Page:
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MyCustomer.com

Part three: key customer experience questions

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1st Aug 2007
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photo of Stuart Lauchlan

By Stuart Lauchlan, news and analysis editor

Forrester Research suggests an approach called scenario design. This is based on the premise that no experience is inherently good or bad, but can only be judged based on how well it helps customers accomplish their goals. So companies need to ask themselves three basic questions:

1. Who are your target users? Businesses need to start with a clear picture of their target audience. Different customers have different knowledge levels. Project teams should craft personas, composite descriptions of real people who represent primary customer segments.

2. What are your key goals? Customer experiences should be designed to satisfy specific accomplishments.

3. How can you help them achieve those goals? How well does it work? Businesses must make it easy for target users to take each step on their way to their goals by designing clear paths that anticipate what users need to know and would like to do at each decision point.

Start with the brand. That’s what creates expectations and defines who you are. Your brand is a promise to your customers and the customer experience is how you keep that promise. But your brand promise is irrelevant if your customers do not believe it, so give customers reasons to believe in you. If you’re claiming that you kill 99.9 percent of household germs, how do you substantiate this? There was an advert in the US for a healthcare firm once that essentially ran: "Glaucoma – there are no symptoms, you could have it!" It’s not a brand promise that holds out much promise…

You need to work out where your main customer touchpoints are. Walk through your commercial processes. How do you generate customer demand? How are products sold? How do your customers use your products? How do you provide after-sales support? You need to end up with a map or a family tree of all your customer touchpoints and how they interconnect.

Then you can work out which elements of the customer experience are the crucial ones. Some will naturally play a larger role in determining your company’s overall customer experience. Functionality may be more important than fancy packaging. In some cases, played-down packaging may boost the customer experience. The manufacturers of face cream Strivectin have chosen to package it so that it looks like stretch mark cream that you’d buy in a chemist – because according to the customer ‘mythos’ that’s what it began as.

At some point you will almost certainly have to do some organisational realignment. Are the right processes in place? Are the right people in place? Is there anything or anyone in a crucial position who’s not in a helpful place, who’s inadvertently undermining your customers experience?

If we return to the e-commerce website example, some of the key questions that need to be asked are:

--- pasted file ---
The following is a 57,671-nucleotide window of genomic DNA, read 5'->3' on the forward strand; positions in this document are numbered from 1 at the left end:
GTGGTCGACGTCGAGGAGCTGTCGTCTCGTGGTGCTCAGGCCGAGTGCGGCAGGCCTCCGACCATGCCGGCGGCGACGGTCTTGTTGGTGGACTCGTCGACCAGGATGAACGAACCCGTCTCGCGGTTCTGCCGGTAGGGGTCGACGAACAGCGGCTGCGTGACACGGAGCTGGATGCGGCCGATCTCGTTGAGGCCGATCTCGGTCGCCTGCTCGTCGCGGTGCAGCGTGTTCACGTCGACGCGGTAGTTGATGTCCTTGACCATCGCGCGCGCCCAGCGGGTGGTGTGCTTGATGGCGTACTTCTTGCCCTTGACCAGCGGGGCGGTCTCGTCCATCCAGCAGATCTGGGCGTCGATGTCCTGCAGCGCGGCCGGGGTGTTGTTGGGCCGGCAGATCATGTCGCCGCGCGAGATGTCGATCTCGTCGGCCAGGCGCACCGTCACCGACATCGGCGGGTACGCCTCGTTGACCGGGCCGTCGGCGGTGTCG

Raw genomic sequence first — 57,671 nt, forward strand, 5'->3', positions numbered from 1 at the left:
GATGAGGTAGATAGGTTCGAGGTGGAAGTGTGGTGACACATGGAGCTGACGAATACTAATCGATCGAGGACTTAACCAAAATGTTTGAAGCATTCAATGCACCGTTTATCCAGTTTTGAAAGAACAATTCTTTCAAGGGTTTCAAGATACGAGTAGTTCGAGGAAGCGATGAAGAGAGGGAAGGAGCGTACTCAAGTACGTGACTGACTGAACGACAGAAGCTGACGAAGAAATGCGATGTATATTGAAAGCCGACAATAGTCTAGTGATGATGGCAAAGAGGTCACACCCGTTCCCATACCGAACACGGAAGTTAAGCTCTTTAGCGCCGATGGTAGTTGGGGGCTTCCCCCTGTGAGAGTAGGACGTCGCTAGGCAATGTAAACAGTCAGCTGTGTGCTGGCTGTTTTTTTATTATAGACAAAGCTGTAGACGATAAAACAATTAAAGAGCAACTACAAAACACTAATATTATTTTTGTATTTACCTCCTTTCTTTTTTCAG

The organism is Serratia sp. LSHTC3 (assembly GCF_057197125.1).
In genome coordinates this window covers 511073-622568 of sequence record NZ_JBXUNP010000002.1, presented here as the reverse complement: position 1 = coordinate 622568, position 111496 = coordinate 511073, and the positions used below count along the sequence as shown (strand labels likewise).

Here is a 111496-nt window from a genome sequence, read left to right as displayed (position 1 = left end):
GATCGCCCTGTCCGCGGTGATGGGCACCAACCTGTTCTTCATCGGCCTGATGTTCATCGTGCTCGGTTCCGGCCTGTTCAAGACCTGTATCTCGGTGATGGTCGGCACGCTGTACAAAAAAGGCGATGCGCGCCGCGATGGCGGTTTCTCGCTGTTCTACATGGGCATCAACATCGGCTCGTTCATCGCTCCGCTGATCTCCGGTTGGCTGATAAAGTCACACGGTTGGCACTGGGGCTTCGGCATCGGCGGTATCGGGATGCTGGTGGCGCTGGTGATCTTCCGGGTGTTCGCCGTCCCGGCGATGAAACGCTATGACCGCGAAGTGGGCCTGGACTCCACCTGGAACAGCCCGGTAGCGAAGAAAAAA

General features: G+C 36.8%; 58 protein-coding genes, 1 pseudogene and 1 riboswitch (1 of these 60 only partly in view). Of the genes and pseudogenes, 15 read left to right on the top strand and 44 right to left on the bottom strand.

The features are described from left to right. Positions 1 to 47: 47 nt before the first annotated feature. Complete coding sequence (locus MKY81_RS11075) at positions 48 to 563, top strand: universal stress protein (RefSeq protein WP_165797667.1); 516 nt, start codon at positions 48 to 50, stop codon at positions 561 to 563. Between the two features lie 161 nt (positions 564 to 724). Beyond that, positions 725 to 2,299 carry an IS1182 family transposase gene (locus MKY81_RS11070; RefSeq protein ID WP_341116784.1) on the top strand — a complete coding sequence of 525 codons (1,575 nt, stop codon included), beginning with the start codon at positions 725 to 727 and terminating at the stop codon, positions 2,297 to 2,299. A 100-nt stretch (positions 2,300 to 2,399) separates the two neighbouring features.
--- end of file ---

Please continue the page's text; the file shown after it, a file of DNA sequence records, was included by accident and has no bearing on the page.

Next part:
• Do users understand the site's value proposition?
• How does user experience on the site compare with competitors' sites?
• After interacting with the site, are users likely to come back?
• If not, do you understand why? Or can you find out?
• Is the customer experience consistent with brand positioning?
• Are particular types of users reacting differently to the site?
• What aspects of the site experience have the most impact on overall success (or failure) of the site?
• Can users easily accomplish critical tasks, such as searching and purchasing?
• What paths do users take in accomplishing critical tasks? Can you map their journey?
• At what point do users typically fail or give up? Why?
• Do users notice and make use of particular features on the site?
• Do users read and make use of information provided? Do they have enough information?

All of these questions need to be asked and the answers to them built into thinking about designing the customer experience. None of it is rocket science, yet the mistakes that are made are repeated so often as to indicate that basic lessons are not being learned. Gartner Group once described customer experience design as "where the process hits the fluffy stuff." There needs to be less emphasis on the fluffy bits and more on the process grind…

For top customer experience tips for the travel industry, click here.

This month's stories:

Customer journeys

Improving the customer experience through customer journey mapping

Customer journeys: mapping out the future

When customer journeys go wrong

Online experiences

How to create a great online customer experience

Usability’s invisible edge: offsite steps for online success

Are firms leaving customers stuck in the web?

Experiential marketing

What art thou experiential marketing?

Experiential: beyond mass marketing

Are these the greatest experiential marketing campaigns ever?

Consumer psychology and emotions

How to use emotions for profit

More than a feeling: measuring customer emotions

Delivering emotional satisfaction in the contact centre

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